Kevin Ashton – the British sensor expert who coined the term ‘Internet of Things’ – laments the popular perception of IoT as “smart” toasters and fridges.

Presenting a keynote address at ACS Reimagination 2015, Ashton sought to reframe the conversation – and therefore direction – of the Internet of Things (IoT) from novelty sensing to applications that could have macroeconomic impact.

“Here’s what the Internet of Things is: when you think about this world of connected stuff, we live in this world full of potential information,” Ashton said.

“If you think about how much data there is in the world that you could possibly ever collect, and how much data we do actually collect, you realise we really don’t collect any data at all yet.

“What the Internet of Things does – and is doing – is using automatic sensors to start gathering data about the world. They’re turning the world into data and sticking it into a cloud where there are algorithms that automatically look at the information and automatically make decisions.

Rather than enabling you to turn on light globes, Ashton saw IoT as a way for the world to sustainably cope with the expected huge population increase by the end of this century.

“As the human race grows, we need to consume fewer resources,” he said.

“We’re living longer, we want a higher quality of life, there are more of us, and therefore resources will become increasingly scarce.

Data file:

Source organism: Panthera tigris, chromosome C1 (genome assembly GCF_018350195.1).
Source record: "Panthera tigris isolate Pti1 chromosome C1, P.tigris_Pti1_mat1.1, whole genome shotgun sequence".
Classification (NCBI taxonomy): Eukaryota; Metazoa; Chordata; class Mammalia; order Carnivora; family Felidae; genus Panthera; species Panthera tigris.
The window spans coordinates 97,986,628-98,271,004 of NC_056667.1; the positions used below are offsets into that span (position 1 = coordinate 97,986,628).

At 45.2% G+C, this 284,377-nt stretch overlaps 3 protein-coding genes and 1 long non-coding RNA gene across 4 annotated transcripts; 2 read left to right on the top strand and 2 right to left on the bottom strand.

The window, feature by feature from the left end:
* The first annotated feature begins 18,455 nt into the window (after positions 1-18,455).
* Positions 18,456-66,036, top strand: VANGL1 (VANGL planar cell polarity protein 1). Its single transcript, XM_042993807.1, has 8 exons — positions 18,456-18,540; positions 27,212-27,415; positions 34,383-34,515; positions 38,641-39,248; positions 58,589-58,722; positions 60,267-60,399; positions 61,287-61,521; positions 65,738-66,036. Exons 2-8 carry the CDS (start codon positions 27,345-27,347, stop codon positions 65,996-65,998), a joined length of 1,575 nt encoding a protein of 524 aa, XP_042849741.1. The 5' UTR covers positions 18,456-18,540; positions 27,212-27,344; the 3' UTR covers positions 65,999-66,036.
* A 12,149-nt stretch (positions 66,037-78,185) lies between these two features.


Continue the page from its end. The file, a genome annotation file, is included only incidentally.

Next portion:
“So for the first time in human history we are now generating outputs – food, water, places to live, ways to travel – without increasing the inputs, the raw materials we use. And we can do that because of information.

“Information is a great way to reduce waste and increase efficiency, and that’s really what the Internet of Things provides.”

However, it was a message that Ashton often had trouble airing. He lamented media interviews where IoT was boiled down to communications between smart appliances.

“Some people assume that a ‘thing’ is like a device, and what you see in the popular press is smart homes, kitchen goods and light bulbs, so people get the idea that that’s the Internet of Things,” he said.

The mischaracterisation of IoT had “gotten worse lately” as an app on a smartphone started to be described as a ‘thing’.

“And then to really make my life miserable there’s these crowdfunding websites like Kickstarter which is where stupid ideas go to get money,” he said.,

“And so you put it all together and you get stuff like the smart wine bottle, the smart bikini, and the smart water bottle.

“This stuff is not the Internet of Things – this stuff is all rubbish.”

Despite the difficulties in wresting back control of the Internet of Things definition, Ashton was upbeat that the technology would survive the hype and go on to achieve great things.

“During the 21st Century, Australia will become a major player in the world of the Internet of Things,” he predicted.